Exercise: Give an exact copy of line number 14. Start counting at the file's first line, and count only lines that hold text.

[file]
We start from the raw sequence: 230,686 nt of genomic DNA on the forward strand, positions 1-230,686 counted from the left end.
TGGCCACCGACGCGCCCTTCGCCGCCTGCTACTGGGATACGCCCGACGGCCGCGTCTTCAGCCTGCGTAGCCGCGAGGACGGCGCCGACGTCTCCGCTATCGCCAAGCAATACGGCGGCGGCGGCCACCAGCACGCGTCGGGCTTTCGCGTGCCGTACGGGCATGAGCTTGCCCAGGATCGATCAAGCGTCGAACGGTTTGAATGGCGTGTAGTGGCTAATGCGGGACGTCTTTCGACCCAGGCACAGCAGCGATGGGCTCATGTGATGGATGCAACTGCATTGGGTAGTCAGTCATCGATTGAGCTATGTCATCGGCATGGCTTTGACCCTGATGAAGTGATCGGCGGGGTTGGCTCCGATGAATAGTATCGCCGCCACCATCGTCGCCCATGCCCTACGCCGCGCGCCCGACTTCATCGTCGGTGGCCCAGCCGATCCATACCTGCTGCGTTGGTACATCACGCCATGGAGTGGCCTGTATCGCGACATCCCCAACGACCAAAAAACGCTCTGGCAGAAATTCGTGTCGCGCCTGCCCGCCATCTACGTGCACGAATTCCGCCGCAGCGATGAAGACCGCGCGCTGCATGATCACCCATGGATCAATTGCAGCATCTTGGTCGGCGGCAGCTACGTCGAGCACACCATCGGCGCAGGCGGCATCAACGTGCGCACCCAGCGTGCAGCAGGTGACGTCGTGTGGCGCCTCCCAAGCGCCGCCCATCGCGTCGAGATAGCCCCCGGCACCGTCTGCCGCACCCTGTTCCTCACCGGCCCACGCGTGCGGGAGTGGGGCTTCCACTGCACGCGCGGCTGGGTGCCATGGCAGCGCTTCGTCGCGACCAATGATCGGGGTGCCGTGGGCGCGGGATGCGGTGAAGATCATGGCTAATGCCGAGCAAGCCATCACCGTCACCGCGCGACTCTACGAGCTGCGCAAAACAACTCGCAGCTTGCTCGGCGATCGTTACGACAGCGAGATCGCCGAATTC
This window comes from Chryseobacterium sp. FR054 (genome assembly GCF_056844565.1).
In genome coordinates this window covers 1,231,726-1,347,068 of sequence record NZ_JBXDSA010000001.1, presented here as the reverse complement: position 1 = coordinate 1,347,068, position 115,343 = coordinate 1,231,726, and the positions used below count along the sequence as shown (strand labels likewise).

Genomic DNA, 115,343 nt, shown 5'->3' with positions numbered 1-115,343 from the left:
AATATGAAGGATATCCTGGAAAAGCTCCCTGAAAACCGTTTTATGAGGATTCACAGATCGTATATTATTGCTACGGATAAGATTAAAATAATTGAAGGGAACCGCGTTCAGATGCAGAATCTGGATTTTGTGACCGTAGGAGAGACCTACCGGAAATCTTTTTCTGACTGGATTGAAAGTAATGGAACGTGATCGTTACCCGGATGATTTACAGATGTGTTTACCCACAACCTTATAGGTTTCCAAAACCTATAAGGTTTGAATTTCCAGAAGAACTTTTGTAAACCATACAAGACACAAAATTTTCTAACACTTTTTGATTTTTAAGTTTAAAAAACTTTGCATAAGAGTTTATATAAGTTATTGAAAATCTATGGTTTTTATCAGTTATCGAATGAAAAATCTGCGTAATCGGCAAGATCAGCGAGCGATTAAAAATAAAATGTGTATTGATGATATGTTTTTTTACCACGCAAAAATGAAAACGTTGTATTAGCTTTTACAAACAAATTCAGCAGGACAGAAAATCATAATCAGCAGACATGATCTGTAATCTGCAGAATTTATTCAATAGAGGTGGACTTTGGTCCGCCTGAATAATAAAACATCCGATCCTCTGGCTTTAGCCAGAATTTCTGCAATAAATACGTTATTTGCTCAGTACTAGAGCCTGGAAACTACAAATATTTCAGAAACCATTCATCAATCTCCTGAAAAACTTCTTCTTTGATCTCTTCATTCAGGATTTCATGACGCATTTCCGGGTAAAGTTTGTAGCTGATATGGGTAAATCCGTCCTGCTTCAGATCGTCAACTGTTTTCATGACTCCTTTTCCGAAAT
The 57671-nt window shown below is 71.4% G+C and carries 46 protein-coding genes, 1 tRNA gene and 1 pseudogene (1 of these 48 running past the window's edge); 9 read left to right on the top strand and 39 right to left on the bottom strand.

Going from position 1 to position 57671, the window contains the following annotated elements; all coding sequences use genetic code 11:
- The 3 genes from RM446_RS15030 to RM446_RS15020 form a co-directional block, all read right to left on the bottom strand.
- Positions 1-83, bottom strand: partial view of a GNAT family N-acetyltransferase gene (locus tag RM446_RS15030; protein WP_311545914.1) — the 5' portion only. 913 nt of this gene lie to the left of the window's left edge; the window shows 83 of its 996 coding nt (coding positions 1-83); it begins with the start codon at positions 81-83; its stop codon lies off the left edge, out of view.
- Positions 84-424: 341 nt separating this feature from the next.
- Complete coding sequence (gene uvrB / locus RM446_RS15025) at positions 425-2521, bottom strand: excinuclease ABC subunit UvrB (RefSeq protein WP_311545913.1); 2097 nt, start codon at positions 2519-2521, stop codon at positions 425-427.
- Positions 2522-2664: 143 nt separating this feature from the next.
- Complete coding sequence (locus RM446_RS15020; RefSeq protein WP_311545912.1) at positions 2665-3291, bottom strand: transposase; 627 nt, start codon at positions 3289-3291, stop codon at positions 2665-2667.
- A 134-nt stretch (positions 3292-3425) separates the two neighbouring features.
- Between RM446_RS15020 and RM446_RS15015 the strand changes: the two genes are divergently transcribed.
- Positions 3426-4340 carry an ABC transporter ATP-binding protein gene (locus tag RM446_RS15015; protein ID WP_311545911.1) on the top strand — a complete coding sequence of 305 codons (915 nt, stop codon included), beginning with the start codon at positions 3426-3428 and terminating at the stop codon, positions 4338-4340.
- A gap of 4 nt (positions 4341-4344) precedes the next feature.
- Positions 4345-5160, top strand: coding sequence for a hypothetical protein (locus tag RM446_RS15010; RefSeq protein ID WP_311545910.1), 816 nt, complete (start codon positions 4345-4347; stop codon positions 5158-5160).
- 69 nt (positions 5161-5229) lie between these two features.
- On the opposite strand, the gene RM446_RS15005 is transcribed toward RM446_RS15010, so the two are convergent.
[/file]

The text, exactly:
- Complete coding sequence (locus RM446_RS15020; RefSeq protein WP_311545912.1) at positions 2665-3291, bottom strand: transposase; 627 nt, start codon at positions 3289-3291, stop codon at positions 2665-2667.